Forum Title: Replacing a boiler drain valve with a leaky handle
Our washing machine supply uses 1/4-turn boiler drain valves as its shutoffs, which we use every time we use the machine. They are approximately 5 years old. Recently the hot water valve started leaking right underneath the red handle (picture attached). It's kind of a slow drip, about once every 10-12 seconds. I tried tightening the hex head screw holding the handle in place, but it doesn't seem to have any effect, and I don't want to force it and break the pipe. I have a new Mueller boiler drain (picture attached) I picked up at the local big box store. I believe I simply need to: 1) shutoff the main 2) remove the braided hose from the washing machine end 3) remove the old valve with a wrench, using vice grips to hold the female end 4) apply Teflon tape to the inlet threads on the new valve, clockwise 5) insert and tighten the new valve, finishing it off with the wrench and vice-grips again 6) re-apply the braided hose to the outlet end, or replace with a new hose. Can anyone validate my approach? Is there anything I should watch out for? What is the expected lifetime of these valves? I'm a little surprised the old one started leaking already.
Category: Plumber Post By: JESSICA LEWIS (Clovis, CA), 08/15/2017

Thanks Matt30. I planned on shutting off the water at the main, opening the faulty valve, and then slowly removing the braided hose. I don't have any other faucets in between or after to help drain any water in the line. If you have a better suggestion, please let me know. I didn't think about the risk of using vice grips, thanks for pointing that out. I'll use two wrenches. Is there any harm if I let this drip for a day or two? We have a large snowstorm starting and I don't want to risk being without water for an extended period during a storm, so I may wait to try this repair.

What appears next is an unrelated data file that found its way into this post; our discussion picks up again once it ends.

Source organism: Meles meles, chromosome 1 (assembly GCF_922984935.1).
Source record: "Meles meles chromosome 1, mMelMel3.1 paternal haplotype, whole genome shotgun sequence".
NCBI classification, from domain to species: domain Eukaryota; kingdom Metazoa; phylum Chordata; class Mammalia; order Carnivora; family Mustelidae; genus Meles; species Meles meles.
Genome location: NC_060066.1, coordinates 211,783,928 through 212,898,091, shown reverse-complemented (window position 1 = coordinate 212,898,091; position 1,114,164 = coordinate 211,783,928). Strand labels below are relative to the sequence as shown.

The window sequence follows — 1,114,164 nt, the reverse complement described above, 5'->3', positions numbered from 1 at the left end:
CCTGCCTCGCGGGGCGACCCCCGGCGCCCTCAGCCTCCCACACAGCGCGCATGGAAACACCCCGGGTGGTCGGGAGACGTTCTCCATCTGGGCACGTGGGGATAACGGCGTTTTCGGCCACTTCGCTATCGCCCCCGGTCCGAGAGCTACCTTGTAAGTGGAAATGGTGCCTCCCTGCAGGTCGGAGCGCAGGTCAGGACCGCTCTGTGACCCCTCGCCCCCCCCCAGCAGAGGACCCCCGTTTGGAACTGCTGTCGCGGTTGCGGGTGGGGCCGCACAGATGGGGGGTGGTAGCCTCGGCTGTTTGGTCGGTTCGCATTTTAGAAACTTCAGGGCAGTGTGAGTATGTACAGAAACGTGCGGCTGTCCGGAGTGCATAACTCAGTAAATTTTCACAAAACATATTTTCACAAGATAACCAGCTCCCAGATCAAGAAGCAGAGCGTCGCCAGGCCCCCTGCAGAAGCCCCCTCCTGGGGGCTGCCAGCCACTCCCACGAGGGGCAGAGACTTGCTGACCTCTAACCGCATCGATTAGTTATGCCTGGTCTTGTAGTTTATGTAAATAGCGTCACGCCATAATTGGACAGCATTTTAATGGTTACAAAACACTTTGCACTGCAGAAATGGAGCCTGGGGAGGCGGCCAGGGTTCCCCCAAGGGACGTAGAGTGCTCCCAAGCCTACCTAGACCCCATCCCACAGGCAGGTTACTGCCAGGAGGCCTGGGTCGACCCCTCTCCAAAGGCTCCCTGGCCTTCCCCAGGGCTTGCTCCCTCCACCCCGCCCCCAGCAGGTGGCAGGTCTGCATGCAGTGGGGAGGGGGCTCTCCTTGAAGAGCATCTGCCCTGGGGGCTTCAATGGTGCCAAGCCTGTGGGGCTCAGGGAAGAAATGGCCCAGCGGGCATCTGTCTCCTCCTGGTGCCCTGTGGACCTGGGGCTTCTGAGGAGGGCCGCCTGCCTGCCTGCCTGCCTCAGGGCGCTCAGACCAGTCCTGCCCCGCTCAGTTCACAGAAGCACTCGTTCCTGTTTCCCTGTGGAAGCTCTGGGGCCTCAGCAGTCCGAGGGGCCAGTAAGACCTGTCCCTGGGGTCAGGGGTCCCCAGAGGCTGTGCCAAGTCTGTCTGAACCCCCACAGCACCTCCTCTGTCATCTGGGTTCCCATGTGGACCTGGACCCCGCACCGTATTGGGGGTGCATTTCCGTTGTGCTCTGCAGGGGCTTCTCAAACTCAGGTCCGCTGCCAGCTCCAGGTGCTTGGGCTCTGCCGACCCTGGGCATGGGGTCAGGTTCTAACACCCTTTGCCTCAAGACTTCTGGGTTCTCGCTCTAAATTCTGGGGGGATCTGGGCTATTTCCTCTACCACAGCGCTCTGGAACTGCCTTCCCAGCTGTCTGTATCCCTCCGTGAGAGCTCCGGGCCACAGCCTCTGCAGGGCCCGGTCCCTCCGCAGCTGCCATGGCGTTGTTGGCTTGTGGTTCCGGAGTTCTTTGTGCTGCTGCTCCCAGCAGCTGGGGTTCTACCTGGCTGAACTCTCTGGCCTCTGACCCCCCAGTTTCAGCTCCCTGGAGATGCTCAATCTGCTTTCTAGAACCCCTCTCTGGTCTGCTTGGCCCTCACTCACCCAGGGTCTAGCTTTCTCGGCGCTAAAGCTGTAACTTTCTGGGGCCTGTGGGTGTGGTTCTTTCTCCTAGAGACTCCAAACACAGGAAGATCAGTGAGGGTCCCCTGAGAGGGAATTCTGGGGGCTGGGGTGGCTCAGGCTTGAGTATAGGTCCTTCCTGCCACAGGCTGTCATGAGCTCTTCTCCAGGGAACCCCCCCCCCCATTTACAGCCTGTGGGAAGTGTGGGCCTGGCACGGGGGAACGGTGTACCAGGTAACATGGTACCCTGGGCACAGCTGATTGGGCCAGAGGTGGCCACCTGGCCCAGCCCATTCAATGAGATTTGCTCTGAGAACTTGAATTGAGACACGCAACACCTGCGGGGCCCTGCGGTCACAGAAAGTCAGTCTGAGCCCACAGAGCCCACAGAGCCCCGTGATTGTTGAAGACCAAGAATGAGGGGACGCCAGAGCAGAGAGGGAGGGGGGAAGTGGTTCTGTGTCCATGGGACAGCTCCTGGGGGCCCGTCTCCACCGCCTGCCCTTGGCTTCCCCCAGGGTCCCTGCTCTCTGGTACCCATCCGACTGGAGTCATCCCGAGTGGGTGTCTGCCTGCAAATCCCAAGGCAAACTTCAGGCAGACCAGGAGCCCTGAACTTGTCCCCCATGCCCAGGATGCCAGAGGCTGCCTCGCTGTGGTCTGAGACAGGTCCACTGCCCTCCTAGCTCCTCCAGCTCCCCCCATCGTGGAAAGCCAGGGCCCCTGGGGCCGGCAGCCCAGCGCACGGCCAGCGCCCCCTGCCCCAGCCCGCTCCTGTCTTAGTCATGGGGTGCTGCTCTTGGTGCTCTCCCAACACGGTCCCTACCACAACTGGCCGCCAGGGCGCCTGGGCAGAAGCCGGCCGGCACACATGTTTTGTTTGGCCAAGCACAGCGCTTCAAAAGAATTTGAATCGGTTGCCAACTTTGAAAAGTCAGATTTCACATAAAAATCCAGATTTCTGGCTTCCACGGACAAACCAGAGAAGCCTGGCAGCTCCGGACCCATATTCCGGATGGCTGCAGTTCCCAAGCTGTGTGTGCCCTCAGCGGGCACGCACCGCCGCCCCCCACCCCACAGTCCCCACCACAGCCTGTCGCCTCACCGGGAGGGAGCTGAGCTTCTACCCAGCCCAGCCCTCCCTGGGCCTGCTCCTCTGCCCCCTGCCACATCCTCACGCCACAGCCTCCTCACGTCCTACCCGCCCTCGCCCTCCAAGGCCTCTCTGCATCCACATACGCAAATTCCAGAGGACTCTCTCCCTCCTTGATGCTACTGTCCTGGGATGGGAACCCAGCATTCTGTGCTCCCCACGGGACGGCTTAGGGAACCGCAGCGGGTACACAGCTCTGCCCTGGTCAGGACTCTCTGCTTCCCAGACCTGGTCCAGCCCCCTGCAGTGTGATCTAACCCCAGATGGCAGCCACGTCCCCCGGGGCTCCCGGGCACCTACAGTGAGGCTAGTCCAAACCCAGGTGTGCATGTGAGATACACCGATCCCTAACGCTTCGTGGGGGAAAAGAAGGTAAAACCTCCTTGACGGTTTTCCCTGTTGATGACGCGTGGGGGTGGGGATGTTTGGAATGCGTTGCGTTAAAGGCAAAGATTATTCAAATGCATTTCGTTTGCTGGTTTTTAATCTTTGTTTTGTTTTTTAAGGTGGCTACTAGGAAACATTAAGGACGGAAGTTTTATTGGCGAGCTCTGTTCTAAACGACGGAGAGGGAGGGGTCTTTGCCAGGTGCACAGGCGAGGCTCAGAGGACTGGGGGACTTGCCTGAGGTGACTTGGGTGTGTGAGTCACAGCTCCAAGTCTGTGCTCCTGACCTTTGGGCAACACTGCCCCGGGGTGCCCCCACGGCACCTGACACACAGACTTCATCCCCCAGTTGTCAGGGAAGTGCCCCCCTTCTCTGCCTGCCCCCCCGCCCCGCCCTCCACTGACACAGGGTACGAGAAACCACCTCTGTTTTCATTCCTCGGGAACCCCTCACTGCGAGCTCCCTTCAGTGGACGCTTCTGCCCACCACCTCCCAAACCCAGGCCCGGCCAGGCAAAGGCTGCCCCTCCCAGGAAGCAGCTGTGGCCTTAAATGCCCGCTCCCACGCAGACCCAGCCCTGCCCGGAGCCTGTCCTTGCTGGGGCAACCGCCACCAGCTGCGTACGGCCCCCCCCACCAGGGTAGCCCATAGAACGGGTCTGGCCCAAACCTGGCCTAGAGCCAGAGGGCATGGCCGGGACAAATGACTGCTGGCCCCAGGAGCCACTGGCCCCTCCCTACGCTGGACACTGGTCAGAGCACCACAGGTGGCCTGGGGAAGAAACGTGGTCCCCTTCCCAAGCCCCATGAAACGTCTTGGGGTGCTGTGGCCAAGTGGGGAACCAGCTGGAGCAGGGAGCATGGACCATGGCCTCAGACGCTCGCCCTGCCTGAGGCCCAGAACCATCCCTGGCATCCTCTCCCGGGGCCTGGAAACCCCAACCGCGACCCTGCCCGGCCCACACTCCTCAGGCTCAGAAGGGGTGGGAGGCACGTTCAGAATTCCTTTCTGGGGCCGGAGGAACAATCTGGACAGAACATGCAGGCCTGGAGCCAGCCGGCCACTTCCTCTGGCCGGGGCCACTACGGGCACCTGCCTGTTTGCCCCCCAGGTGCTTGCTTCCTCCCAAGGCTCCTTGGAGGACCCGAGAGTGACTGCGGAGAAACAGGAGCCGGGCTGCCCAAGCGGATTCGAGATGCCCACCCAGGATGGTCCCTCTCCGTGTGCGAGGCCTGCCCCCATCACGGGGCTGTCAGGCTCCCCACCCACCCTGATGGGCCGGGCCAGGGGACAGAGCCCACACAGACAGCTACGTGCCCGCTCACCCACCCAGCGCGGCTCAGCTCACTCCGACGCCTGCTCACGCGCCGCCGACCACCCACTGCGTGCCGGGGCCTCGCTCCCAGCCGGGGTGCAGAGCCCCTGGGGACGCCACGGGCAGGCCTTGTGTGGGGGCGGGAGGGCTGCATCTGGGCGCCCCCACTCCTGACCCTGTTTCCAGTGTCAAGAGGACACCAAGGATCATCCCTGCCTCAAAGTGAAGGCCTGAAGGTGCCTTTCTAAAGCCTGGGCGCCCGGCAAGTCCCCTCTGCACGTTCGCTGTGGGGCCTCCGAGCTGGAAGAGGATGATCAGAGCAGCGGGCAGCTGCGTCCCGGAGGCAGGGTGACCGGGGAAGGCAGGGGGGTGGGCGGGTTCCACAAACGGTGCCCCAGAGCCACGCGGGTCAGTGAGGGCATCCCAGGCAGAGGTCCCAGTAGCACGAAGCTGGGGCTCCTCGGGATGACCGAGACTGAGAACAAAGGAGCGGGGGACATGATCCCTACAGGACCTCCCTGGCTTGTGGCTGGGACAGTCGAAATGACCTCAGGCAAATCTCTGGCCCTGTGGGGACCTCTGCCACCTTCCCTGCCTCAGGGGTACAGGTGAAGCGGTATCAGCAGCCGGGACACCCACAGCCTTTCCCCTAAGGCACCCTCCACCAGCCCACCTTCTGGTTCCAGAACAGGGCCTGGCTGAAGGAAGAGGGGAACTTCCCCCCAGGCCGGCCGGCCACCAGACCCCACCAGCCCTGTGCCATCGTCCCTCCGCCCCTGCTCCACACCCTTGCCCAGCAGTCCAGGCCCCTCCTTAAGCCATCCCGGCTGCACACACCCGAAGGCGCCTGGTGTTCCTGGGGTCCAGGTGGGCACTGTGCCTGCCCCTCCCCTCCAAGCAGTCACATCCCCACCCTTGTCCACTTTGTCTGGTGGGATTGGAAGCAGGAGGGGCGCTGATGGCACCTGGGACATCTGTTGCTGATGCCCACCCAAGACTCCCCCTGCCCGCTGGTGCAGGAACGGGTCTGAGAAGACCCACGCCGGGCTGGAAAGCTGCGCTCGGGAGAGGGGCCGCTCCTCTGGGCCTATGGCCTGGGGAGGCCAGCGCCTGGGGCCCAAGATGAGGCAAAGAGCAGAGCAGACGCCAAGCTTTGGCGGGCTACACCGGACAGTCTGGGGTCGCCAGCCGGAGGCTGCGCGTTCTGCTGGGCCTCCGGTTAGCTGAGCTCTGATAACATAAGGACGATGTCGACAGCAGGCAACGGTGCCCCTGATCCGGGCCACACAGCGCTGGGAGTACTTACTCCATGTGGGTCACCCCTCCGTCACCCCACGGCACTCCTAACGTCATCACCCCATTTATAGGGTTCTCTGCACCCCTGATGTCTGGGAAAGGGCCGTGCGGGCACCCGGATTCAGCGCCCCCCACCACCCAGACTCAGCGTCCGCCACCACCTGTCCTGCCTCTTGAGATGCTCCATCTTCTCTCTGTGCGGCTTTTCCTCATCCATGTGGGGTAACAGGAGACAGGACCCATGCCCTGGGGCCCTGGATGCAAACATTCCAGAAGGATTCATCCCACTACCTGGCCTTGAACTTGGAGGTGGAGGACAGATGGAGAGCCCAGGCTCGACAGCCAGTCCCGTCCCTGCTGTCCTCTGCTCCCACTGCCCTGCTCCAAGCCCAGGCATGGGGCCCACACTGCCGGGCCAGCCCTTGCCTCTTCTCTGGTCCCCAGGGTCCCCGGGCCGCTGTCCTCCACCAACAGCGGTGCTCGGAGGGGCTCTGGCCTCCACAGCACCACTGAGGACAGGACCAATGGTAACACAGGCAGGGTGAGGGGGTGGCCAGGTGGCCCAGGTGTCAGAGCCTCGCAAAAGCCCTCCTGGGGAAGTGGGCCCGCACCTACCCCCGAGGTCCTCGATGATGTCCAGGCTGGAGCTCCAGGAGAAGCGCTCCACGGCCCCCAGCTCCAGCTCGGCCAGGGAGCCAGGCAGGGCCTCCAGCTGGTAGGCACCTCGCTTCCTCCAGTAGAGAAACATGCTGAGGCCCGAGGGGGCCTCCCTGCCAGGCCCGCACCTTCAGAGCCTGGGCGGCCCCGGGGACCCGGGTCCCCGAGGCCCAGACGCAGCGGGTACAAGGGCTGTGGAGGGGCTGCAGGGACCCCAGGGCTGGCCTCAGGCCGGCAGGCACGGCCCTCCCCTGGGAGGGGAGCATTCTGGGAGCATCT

- KATIE CONTRERAS (Kenner, LA), 09/22/2017

You're going to want to release the pressure off the line before you take the old valve off. Otherwise you get an unwanted shower. Make sure you use two wrenches, not vice grips. With vice grips you risk deforming the female end. It's only red brass, not steel.

- SHARON WHITE (Omaha, NE), 09/23/2017

Unless something goes horribly wrong, it should take you only 10 minutes to make the repair. I'm a fan of applying both Teflon and pipe dope to the threads.

- JAY MCCOY (Arcadia, CA), 09/29/2017

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